Though they do not realize it at first, Chris and Anna are doomed from the moment the group hears the train whistle in the distance. They, like the others, feel an initial rush of adrenaline at the thought of actually witnessing the legend they had heard about their whole lives: the Bostian Bridge Ghost Train. But as the train approaches, realizations wash over the couple like brisk, forceful waves. The train is real. It is gaining on them faster than they could ever hope to run. By the time the brothers from Lincolnton and the kids from Boone escape the trestle and collapse on the grass along the tracks at the edge of the ravine, Chris and Anna, who had been sitting on the tracks with their legs dangling over the side, manage to get to their feet and begin the 150-foot sprint to the end of the bridge. Though Chris is a runner, Anna is not, and the unsteady footing of the train tracks slows her progress even further. As they draw closer to the edge, the other ghost hunters yell frantically at them to hurry. The trestle trembles. For the first time, the engineer becomes aware that there are people on the track. He anxiously applies the emergency brake and sounds the whistle, all in vain. Had the pair turned around and looked behind them at that moment, they would have seen absolute horror on the engineer’s face as he was forced to accept what was about to happen. Rather than look back, Chris surges forward.

“I love you!” he cries out. He leaps and, with the force of his entire body, pushes Anna off the bridge. As she begins her surreal descent, the train slams into Chris, catapulting his limp body into the air. For a second, an eternity, they are falling into the forested ravine, his fate sealed and hers uncertain.

The small crowd of ghost hunters can only stand and watch, some shedding silent tears, one sick and doubled over, the others screaming as the freight train screeches past them, unable to bring itself to a stop. As the train finally, painfully, slows and then comes to a standstill, a thick, foggy silence descends.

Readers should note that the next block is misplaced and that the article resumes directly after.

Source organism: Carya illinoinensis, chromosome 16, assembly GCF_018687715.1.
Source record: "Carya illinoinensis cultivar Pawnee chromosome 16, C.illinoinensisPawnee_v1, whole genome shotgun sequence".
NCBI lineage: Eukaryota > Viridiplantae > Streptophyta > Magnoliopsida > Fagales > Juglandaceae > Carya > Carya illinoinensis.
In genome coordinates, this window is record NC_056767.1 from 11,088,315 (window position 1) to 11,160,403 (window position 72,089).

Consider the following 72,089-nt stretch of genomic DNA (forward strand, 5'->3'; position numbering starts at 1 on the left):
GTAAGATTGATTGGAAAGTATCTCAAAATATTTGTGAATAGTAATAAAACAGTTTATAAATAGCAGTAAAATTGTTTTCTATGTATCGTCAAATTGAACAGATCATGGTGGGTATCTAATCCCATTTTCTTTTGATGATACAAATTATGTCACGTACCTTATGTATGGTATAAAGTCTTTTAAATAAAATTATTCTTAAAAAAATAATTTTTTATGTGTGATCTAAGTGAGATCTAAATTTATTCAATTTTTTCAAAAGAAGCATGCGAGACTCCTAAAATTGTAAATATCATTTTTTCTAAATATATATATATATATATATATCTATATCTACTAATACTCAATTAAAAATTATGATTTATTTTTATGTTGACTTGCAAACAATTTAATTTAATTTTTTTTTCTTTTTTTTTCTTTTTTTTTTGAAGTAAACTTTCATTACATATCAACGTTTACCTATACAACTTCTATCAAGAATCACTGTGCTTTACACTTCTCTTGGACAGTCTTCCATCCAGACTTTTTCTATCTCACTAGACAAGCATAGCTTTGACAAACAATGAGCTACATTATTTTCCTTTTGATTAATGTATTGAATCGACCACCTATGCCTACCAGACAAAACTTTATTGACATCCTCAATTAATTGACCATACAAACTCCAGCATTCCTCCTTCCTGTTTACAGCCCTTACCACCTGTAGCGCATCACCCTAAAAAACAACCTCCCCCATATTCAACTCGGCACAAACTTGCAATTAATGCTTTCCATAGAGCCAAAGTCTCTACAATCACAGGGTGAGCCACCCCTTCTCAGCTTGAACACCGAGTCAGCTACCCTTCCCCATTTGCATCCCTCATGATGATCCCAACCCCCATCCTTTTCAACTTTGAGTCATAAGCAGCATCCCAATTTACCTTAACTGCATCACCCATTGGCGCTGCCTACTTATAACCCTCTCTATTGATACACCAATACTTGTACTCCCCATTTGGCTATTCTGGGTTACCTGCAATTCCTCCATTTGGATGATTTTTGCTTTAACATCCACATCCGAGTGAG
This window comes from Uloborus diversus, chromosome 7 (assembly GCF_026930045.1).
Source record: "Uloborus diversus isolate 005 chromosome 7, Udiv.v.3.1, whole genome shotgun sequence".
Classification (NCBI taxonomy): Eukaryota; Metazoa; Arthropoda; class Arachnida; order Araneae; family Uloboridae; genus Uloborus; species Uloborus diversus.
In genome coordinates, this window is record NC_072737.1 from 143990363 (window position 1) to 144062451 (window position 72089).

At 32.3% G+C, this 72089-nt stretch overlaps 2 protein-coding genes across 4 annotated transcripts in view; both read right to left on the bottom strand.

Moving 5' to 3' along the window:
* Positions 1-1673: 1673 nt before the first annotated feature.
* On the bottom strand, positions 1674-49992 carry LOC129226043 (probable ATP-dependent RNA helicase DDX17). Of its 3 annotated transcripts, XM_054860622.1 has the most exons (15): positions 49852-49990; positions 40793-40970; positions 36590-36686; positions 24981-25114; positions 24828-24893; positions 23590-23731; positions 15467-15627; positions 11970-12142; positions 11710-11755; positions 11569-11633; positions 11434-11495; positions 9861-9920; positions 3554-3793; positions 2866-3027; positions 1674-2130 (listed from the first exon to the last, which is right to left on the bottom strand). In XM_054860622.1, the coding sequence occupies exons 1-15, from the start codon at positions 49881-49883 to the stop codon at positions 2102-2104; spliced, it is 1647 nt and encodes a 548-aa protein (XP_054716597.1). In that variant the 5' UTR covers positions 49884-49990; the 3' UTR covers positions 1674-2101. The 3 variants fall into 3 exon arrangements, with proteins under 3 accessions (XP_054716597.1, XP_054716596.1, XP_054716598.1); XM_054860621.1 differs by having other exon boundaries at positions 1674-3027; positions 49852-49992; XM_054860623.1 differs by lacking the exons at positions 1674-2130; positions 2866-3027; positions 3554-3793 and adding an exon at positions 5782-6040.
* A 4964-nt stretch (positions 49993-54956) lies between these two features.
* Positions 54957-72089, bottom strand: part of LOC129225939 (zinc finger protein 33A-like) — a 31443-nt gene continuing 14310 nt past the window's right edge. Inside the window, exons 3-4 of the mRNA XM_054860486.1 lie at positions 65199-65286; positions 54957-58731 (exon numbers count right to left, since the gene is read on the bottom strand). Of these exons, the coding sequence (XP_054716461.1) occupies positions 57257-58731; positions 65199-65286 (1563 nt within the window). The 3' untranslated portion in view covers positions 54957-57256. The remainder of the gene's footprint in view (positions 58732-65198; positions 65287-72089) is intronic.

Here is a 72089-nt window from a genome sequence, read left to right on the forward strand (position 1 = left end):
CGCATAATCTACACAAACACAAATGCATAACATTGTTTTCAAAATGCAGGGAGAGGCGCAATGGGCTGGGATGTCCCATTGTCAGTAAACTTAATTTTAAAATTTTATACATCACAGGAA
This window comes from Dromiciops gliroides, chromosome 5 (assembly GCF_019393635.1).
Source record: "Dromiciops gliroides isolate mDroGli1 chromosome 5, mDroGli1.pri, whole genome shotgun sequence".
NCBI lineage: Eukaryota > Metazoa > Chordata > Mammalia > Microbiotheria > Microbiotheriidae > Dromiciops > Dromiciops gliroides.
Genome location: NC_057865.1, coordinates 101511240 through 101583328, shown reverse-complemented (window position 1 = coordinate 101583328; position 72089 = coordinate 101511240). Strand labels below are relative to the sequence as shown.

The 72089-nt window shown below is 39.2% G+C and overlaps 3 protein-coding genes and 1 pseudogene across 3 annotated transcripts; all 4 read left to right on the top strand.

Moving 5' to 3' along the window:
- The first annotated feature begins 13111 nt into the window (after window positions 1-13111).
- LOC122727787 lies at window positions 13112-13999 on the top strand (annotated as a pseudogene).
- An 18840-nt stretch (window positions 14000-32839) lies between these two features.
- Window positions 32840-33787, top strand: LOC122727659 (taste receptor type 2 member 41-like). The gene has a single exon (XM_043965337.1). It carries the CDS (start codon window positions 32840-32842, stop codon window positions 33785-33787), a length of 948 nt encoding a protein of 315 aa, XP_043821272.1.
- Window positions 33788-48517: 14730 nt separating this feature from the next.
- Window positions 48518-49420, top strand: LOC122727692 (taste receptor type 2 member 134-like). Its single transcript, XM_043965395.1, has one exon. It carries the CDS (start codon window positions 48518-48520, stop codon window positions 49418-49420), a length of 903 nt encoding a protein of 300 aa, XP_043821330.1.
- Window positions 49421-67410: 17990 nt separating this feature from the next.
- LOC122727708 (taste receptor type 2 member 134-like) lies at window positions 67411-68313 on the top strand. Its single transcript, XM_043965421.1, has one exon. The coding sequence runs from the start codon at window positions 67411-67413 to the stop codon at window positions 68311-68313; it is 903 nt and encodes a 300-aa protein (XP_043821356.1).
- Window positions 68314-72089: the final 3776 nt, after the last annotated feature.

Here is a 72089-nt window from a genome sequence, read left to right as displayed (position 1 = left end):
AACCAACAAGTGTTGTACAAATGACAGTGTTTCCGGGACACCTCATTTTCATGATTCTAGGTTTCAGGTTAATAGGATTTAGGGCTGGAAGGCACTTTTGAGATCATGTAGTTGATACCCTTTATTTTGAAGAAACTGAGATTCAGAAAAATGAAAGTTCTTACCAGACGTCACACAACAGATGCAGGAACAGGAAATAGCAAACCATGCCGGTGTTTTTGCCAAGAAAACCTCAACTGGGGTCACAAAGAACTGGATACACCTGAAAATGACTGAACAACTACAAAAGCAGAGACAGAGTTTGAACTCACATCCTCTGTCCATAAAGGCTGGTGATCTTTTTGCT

Anna lies on her back in a tangle of dewy vegetation and tree branches she collected on her fall, gasping for air, eyes wide open. She cannot turn her head, cannot move, cannot even close her eyes. Through the canopy of trees, she eyes the trestle spanning the ravine above her. Though her body can’t move, her insides convulse at the sight of the bridge. Those other people, she hears them calling out, probably looking for her. They don’t even know her name. She tries to yell out in response, and it takes her a moment to realize that, despite the panic pushing screams into her throat, no sound is escaping her lips. She had not seen the train hit Chris, but she had heard the impact. Lying there, she now knows what feels like to survive a 40-foot fall off a bridge. She does not know, though, how she’ll survive the permanent awareness of what has just happened.

Every year, ghost hunters trek to the site of the great train wreck at Bostian Bridge, some hoping for an otherworldly experience, some out of curiosity or skepticism, some seeking a good story to embellish and retell to friends, and some addicted to the adrenaline rush brought on by fear and anticipation of the unknown. Chris spent his abbreviated adult life chasing ghosts, hooked on the thrill of tiptoeing across the bridge between history and the supernatural. Anna was enchanted by this passion and grew to love and desire the quiet, breathless apprehension that accompanied each ghost hunt. These chases were opportunities for Chris and Anna to be silent and tune into those subtle cues of nature which are tuned out thoughtlessly by most people day after day. The chases allowed them to think beyond themselves and the mundane details of daily life and imagine what had been and what could be.

Each chase they embarked upon had been rewarding in its own way, but none had fulfilled their dark longing as did this final chase, in which the ghost hunter became the ghost, and his accomplice, haunted. They are a shiny new link on the weathered chain that binds this ghostly tale to Statesville, North Carolina, home of the unlucky Bostian Bridge. A reporter who covered this recent tragedy for the local newspaper wondered as he concluded his article just how many more ghost hunters would journey to Bostian Bridge next August, lured by the legend’s morbid new chapter. He cautioned these would-be adventurers with a reminder of one of the cardinal rules of ghost hunting: do not trespass. It is not worth the risk. After all, ghost hunters, of all people, should understand that places aren’t haunted. People are.